(Note: this post is more philosophical than usual. I’m interested in what people think, as I can understand both sides.)
We’ve had something before on this blog about wood exports to China. I think some people have brought up selling coal and oil and gas products, although not necessarily on this blog. I thought this piece was interesting about Chinese buying property, from a blog here by a local realtor..
I ask you, even if you disagree, not to say mean things about Jim.
Why are we doing this, and is it good policy to facilitate the purchase of American real estate by Chinese nationals?
It turns out that 85% of China’s 2.8 million high-net-worth citizens already send their children to study abroad and last year spent an estimated $50 billion buying real estate in 36 countries.
The United States is just one of many countries where the Chinese are buying real estate. A June 2013 report which I’ve posted at http://JimSmithColumns.com shows extensive buying of real estate in Europe, Asia, Australia, the Middle East, Brazil and Africa — not by businesses, but by individual Chinese wanting to invest/live outside China.
According to the China Private Wealth Report 2011, prepared by China Merchants Bank and Bain & Company, the key motivations for Chinese nationals to invest abroad are 1) children’s education, 2) getting cash out of China for security, and 3) preparation for retirement.
Chinese are not the only foreigners investing in and moving to the United States. Analyzing the list of sold homes published in last Saturday’s Denver Post, I figure that 4.5% of metro area sales are to buyers with Asian or Middle Eastern names.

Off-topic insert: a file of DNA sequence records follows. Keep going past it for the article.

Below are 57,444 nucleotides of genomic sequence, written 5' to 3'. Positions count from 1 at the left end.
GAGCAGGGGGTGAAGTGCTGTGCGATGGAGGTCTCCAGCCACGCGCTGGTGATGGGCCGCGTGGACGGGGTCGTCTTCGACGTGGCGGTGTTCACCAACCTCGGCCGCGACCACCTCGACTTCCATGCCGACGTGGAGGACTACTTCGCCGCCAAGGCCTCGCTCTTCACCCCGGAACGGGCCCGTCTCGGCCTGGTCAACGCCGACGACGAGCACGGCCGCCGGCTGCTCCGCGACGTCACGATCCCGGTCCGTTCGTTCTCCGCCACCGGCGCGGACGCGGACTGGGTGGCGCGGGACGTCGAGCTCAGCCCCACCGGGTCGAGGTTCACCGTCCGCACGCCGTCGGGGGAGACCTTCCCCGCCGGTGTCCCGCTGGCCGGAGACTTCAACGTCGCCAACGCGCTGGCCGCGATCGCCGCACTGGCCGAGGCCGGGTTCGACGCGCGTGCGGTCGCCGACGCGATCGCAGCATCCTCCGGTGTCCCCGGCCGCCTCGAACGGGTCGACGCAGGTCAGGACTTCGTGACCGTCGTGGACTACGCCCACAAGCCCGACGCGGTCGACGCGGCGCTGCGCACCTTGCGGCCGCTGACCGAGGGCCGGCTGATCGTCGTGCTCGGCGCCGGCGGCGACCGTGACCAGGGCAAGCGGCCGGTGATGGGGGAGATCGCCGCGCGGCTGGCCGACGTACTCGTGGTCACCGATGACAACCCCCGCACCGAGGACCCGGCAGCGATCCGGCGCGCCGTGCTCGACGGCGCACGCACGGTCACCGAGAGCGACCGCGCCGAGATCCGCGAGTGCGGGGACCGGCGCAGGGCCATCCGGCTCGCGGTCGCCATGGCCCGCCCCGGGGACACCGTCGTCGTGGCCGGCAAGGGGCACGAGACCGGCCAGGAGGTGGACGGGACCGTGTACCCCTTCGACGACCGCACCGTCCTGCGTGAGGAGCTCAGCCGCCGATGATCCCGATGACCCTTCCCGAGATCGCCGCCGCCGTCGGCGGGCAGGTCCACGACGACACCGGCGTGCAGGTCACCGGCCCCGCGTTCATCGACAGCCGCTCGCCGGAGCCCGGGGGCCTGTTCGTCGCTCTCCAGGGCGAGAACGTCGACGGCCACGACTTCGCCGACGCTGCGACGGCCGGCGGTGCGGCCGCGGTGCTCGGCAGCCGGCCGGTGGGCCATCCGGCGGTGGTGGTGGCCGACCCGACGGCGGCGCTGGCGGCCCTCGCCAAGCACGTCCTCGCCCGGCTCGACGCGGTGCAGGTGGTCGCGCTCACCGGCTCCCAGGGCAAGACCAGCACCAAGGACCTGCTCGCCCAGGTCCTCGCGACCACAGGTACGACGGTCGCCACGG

But China is the only country with high-end cash buyers which severely limits online access to American real estate websites like realtor.com, Trulia and Zillow, as well as search engines like Google. That is what has driven the success of domestic Chinese websites like Juwai.com, which records 90 million searches per month within China.
Two readers sent me emails expressing the same questions and concerns which I had before signing up for this service, so I thought I would address them in this week’s column.
A reader from Morrison urged me not to “sell out” to the Chinese, who already own the Panama Canal. (I didn’t know that.) He suggested it was greed that would motivate me to advertise our listings in China….
First, there’s my responsibility to my sellers to market their home and sell it for the highest possible price. Having learned of this pool of cash buyers, could or should I refuse to show them our listings?
Secondly, these high-net-worth Chinese, themselves capitalists, are interested in the United States because they like living here in our free society.
Now, for natural resource exports, reason 2 does not apply. Do you think the landowner is “greedy” to sell outside the US, or “welcoming of strangers”? does this just apply to people in other countries, or Californians in Oregon? Why or why not?
If we have indeed extracted natural resources using our own (adequate) regulations, does it matter to whom we sell them? Is there something intuitively, or otherwise, different about selling products and selling land?